DDOptics EDX fieldstar (cf. Kite Lynx) 8x30 mini review


Origin of sample: Manufacturer demo

Serial No.: 0003925

It´s so small. The Nikon 8x30 E2 (left) has the same objective size (30mm), but the rest is considerably bigger than in the EDX fieldstar. Which one would you buy looking for a compact glass? Which one would you buy looking for an uncompromised compact glass?


DDOptics is a German company from Dresden that develops, produces and distributes binoculars and other optical devices, they claim mainly in collaboration with German and Japanese partners. Their website is only available in German. Amazingly, they offer a 30 year guarantee for their binoculars, and seem to have a pragmatic approach - high quality without the costs involved in buying from renowned brands. I was surprised by the good view of some of their big hunting binoculars with AK prisms and middle class price labels when I had a short glance through them recently.

The DDOptics EDX Fieldstar 8x30 has spectacular specs on paper: 150.5m field of view, 460g weight, 1.2m close focus, ED glass, and latest dielectric coatings of the prisms. It seems to basically be the same glass as the Kite Lynx 8x30. The price is around 587 Euro, higher than the Kite, but I would happily pay that for better quality control.

The build quality is good, with nice friction of the bridge, a good focuser and even a tripod mount thread. The lens coatings look fine, with green, pink, magenta and yellow reflections. First impression: The image looks very crisp with sparkling colours, a nice surprise, so ED glass and coatings work well. But then, the laws of physics and of binocular construction take their heavy toll. These bins are way too small to be able to offer a view this wide that could be enjoyed with acceptable ease of view. They should probably rather be compared to 8x25 compact glasses than to fully usable 8x30 glasses like the Nikon E2. Their main aim is compactness. This is not a bad thing, but do not expect wonders of any kind.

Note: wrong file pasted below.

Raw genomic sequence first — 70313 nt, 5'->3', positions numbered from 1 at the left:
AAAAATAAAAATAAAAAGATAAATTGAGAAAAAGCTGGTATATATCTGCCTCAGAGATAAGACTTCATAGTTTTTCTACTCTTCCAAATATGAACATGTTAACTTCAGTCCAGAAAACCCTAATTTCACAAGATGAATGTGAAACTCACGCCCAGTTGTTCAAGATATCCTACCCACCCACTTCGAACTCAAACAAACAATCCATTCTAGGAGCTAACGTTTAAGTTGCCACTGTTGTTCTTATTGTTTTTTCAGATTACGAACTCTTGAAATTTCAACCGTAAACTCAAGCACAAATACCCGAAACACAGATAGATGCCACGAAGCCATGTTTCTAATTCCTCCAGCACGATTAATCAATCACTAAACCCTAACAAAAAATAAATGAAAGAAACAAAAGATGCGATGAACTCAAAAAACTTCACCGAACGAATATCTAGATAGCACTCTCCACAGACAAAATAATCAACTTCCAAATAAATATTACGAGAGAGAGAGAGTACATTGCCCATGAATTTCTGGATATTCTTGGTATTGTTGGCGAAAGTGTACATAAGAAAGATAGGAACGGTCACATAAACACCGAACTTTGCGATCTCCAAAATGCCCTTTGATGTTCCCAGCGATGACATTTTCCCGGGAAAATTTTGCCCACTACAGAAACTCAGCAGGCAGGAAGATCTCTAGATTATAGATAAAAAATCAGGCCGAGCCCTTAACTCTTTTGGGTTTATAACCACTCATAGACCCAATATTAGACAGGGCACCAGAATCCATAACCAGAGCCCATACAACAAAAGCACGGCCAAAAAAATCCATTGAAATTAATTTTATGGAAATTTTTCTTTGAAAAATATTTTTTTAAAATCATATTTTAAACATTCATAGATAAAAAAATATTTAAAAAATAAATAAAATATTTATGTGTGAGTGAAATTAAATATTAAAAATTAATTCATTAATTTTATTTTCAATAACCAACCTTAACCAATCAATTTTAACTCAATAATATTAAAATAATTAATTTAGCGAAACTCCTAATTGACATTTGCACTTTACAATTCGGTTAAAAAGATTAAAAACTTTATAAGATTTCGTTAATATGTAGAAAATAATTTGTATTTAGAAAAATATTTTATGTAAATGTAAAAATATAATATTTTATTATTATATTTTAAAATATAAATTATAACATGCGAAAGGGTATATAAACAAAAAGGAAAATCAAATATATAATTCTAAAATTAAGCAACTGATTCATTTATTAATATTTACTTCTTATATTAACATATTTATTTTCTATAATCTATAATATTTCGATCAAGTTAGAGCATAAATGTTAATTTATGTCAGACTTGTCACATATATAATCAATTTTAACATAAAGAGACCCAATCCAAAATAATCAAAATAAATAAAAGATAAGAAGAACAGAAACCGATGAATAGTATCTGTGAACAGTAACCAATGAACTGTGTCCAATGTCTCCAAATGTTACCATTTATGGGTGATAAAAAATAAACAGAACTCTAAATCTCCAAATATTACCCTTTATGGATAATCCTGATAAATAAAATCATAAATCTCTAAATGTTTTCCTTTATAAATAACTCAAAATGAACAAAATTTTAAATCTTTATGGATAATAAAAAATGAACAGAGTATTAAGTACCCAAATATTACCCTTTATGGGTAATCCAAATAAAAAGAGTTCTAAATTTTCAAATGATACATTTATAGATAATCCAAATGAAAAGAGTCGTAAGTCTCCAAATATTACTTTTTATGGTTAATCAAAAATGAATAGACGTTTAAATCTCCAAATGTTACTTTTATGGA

Unbaffled optical systems can be part of a balanced performance, as Swarovski has shown, but it does not work well in this binocular.

Although collimation is good, ease of view is bad, making this glass problematic for long observation periods. For a short look now and then this might be acceptible. I attribute the eyestrain to the wide field of view which although obviously technical possible is not reasonable in a glass with a 3.75mm exit pupil and reduced size. A field this wide brings hard to correct residual aberrations which will affect the periphery of the field, especially when used with open pupil on a dull day or in twilight. There is a very strong sharpness drop off starting in about the middle of the field. It is so uncommonly strong that it makes panning and tilting uneasy, an effect that is often increased by added peripheral flares. Distortion is a slight pincushion all the way to the edges, so rolling globe is not an issue per se.

Flaring is very strong under sunny, backlit conditions and then there is a high base level of veiling glare reducing contrast. The small design leaves little room for internal baffling. The coatings seem very good though, on axis contrast can be great with saturated colours and surprisingly sharp images. On overcast days flare is much less of a problem.

A look through the Nikon 8x30 E2, which retails for 499 Euro, is quite literally an eyeopener. The Nikon can be comfortably used under most observation conditions, although flare is a big problem, too, and ease of view is still far from a good 8x42.

DDOptics should really try to produce another 8x30/32 design - German quality control and a 30 year guarantee (!!!) will be much appreciated and a higher price compared to other versions of the same model should be acceptable. They might even try a porro design to pursue their quality mission in the most effective way. One good thing about their distribution system is that you can try their binos for three days before you decide to buy them.